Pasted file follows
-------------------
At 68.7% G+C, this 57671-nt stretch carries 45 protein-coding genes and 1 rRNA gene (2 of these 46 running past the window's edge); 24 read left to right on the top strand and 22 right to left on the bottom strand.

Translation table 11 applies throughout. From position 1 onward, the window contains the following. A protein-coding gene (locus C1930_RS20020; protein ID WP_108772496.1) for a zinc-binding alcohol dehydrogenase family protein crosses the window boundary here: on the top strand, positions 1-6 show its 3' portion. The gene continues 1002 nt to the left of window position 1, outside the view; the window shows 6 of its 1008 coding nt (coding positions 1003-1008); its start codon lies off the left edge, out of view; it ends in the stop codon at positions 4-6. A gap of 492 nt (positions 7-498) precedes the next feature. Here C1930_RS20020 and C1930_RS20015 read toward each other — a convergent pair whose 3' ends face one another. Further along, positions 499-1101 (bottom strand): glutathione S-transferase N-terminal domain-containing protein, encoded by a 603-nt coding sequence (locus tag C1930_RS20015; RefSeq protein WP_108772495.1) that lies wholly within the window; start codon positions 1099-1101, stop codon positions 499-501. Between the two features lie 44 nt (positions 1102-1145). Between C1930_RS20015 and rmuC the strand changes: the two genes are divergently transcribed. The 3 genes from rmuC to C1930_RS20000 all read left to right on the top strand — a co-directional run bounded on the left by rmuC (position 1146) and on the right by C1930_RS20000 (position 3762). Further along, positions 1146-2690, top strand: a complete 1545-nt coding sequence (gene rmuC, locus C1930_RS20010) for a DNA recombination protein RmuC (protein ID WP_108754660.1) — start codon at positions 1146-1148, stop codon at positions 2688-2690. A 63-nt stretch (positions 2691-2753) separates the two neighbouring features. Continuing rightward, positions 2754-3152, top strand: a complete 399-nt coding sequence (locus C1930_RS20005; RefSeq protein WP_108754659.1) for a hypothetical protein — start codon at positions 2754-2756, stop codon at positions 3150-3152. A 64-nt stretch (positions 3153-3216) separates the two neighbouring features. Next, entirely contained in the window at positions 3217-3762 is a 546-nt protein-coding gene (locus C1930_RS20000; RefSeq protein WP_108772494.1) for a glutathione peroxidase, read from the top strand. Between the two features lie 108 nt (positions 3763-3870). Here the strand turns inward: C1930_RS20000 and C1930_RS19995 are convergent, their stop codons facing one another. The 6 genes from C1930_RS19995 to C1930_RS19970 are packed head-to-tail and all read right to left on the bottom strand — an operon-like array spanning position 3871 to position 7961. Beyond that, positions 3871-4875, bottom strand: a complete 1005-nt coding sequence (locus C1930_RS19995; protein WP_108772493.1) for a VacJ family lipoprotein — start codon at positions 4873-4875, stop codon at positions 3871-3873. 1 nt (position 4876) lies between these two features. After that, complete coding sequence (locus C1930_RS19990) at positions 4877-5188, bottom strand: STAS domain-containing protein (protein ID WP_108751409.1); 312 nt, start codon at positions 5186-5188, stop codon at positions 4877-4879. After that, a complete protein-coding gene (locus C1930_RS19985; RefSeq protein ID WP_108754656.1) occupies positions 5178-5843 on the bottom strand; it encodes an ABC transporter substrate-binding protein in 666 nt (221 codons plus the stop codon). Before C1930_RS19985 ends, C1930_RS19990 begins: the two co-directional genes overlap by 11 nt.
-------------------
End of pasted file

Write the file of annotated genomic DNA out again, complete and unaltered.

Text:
At 68.7% G+C, this 57671-nt stretch carries 45 protein-coding genes and 1 rRNA gene (2 of these 46 running past the window's edge); 24 read left to right on the top strand and 22 right to left on the bottom strand.

Translation table 11 applies throughout. From position 1 onward, the window contains the following. A protein-coding gene (locus C1930_RS20020; protein ID WP_108772496.1) for a zinc-binding alcohol dehydrogenase family protein crosses the window boundary here: on the top strand, positions 1-6 show its 3' portion. The gene continues 1002 nt to the left of window position 1, outside the view; the window shows 6 of its 1008 coding nt (coding positions 1003-1008); its start codon lies off the left edge, out of view; it ends in the stop codon at positions 4-6. A gap of 492 nt (positions 7-498) precedes the next feature. Here C1930_RS20020 and C1930_RS20015 read toward each other — a convergent pair whose 3' ends face one another. Further along, positions 499-1101 (bottom strand): glutathione S-transferase N-terminal domain-containing protein, encoded by a 603-nt coding sequence (locus tag C1930_RS20015; RefSeq protein WP_108772495.1) that lies wholly within the window; start codon positions 1099-1101, stop codon positions 499-501. Between the two features lie 44 nt (positions 1102-1145). Between C1930_RS20015 and rmuC the strand changes: the two genes are divergently transcribed. The 3 genes from rmuC to C1930_RS20000 all read left to right on the top strand — a co-directional run bounded on the left by rmuC (position 1146) and on the right by C1930_RS20000 (position 3762). Further along, positions 1146-2690, top strand: a complete 1545-nt coding sequence (gene rmuC, locus C1930_RS20010) for a DNA recombination protein RmuC (protein ID WP_108754660.1) — start codon at positions 1146-1148, stop codon at positions 2688-2690. A 63-nt stretch (positions 2691-2753) separates the two neighbouring features. Continuing rightward, positions 2754-3152, top strand: a complete 399-nt coding sequence (locus C1930_RS20005; RefSeq protein WP_108754659.1) for a hypothetical protein — start codon at positions 2754-2756, stop codon at positions 3150-3152. A 64-nt stretch (positions 3153-3216) separates the two neighbouring features. Next, entirely contained in the window at positions 3217-3762 is a 546-nt protein-coding gene (locus C1930_RS20000; RefSeq protein WP_108772494.1) for a glutathione peroxidase, read from the top strand. Between the two features lie 108 nt (positions 3763-3870). Here the strand turns inward: C1930_RS20000 and C1930_RS19995 are convergent, their stop codons facing one another. The 6 genes from C1930_RS19995 to C1930_RS19970 are packed head-to-tail and all read right to left on the bottom strand — an operon-like array spanning position 3871 to position 7961. Beyond that, positions 3871-4875, bottom strand: a complete 1005-nt coding sequence (locus C1930_RS19995; protein WP_108772493.1) for a VacJ family lipoprotein — start codon at positions 4873-4875, stop codon at positions 3871-3873. 1 nt (position 4876) lies between these two features. After that, complete coding sequence (locus C1930_RS19990) at positions 4877-5188, bottom strand: STAS domain-containing protein (protein ID WP_108751409.1); 312 nt, start codon at positions 5186-5188, stop codon at positions 4877-4879. After that, a complete protein-coding gene (locus C1930_RS19985; RefSeq protein ID WP_108754656.1) occupies positions 5178-5843 on the bottom strand; it encodes an ABC transporter substrate-binding protein in 666 nt (221 codons plus the stop codon). Before C1930_RS19985 ends, C1930_RS19990 begins: the two co-directional genes overlap by 11 nt.